And rounding out the Omegas, last in line is Omega-9.
These acids are from a family of unsaturated fats that commonly are found in vegetable and animal fats. Although O-9 can be made by the body, we do benefit by ingesting it as well.
Oleic Acid (OA) is a main component of canola oil, sunflower oil, olive oil, and other monounsaturated fats, many of which are used as a solution for reducing bad fats in cooking oils. Other sources of O-9 are avocados, peanuts, and pistachios.
Omega-9’s carry many health benefits including lowering your risk for cardiovascular disease and stroke. They do this by increasing our HDL cholesterol (“good”) and lowering our LDL cholesterol (“bad”) and eliminating plaque build up in arteries.
Try this perfect summer ceviche recipe that stars avocado and tuna for a boost of O-3 and O-9.
This guide is here to give you an in depth look at what all the talk is about fat. Good fat, bad fat, trans fat, unsaturated and everything in between. Omegas are heart/skin/brain/eye/development/and everything else healthy. Although omega-3, omega-6, and omega-9 fatty acids all serve different functions within the body, the evidence is clear that incorporating balanced proportions of both essential and non-essential fatty acids are necessary for maintaining general wellness.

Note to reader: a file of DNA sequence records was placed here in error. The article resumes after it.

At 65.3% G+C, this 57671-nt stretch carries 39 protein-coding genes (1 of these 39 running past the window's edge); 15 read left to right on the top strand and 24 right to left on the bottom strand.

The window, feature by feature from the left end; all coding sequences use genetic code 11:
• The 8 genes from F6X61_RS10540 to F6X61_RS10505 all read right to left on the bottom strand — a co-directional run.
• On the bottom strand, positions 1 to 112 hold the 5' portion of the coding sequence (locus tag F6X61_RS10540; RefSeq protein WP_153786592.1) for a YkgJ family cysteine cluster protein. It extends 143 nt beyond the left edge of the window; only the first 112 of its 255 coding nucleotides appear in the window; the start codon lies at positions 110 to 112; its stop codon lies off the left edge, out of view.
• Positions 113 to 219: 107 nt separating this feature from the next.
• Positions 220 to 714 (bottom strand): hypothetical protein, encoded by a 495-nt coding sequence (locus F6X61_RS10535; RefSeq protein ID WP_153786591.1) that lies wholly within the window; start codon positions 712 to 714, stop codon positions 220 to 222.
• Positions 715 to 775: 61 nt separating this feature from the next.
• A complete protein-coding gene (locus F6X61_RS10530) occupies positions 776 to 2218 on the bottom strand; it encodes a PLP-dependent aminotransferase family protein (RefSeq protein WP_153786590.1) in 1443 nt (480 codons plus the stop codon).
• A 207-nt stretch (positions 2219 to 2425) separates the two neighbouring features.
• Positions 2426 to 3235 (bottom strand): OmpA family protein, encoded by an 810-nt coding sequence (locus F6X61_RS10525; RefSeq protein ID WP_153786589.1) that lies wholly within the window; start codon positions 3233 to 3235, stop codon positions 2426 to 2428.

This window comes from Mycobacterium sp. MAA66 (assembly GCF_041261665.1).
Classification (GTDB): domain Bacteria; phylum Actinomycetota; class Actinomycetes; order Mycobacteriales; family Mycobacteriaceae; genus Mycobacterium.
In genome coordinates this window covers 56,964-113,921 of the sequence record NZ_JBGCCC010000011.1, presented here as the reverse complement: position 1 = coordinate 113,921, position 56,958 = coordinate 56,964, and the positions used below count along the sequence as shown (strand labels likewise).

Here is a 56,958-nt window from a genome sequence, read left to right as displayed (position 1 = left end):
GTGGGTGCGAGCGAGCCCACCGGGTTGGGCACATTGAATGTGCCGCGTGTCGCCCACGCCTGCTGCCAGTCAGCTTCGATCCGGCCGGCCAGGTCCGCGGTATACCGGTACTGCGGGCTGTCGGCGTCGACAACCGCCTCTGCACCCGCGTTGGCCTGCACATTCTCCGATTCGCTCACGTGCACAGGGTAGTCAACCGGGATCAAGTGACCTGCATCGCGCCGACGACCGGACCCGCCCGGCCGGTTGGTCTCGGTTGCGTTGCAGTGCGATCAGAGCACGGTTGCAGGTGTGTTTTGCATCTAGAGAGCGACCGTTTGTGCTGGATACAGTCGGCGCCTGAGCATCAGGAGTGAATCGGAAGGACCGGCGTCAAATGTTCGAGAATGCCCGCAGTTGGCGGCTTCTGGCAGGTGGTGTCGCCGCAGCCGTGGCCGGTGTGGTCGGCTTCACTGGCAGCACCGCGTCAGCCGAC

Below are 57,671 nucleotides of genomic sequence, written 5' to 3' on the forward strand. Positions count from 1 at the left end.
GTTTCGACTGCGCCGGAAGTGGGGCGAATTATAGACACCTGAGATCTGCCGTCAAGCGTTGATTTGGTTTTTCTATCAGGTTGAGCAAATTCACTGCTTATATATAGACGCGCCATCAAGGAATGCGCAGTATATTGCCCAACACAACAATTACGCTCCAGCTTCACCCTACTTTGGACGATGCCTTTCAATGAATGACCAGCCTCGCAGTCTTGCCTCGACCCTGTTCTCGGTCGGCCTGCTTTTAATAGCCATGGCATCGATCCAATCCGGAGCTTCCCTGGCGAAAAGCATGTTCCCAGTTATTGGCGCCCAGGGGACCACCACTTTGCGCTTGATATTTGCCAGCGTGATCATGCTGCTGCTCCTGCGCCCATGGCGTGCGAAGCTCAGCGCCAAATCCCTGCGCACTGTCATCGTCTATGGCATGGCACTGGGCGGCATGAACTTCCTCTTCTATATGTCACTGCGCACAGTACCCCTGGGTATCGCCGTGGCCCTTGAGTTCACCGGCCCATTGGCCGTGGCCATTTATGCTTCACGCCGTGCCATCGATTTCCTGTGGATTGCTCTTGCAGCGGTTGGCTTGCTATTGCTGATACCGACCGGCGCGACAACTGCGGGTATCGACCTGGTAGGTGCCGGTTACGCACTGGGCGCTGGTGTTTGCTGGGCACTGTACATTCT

Please remember that I am not a physician nor am I attempting to diagnose any illness. Please consult a medical doctor if you have health concerns or questions. At you next appointment, ask your general physician or dietician how you can supplement your diet with Omegas. It might be as simple as adding some key recipes to your arsenal or taking a supplement.
Taylor Ellen Kearns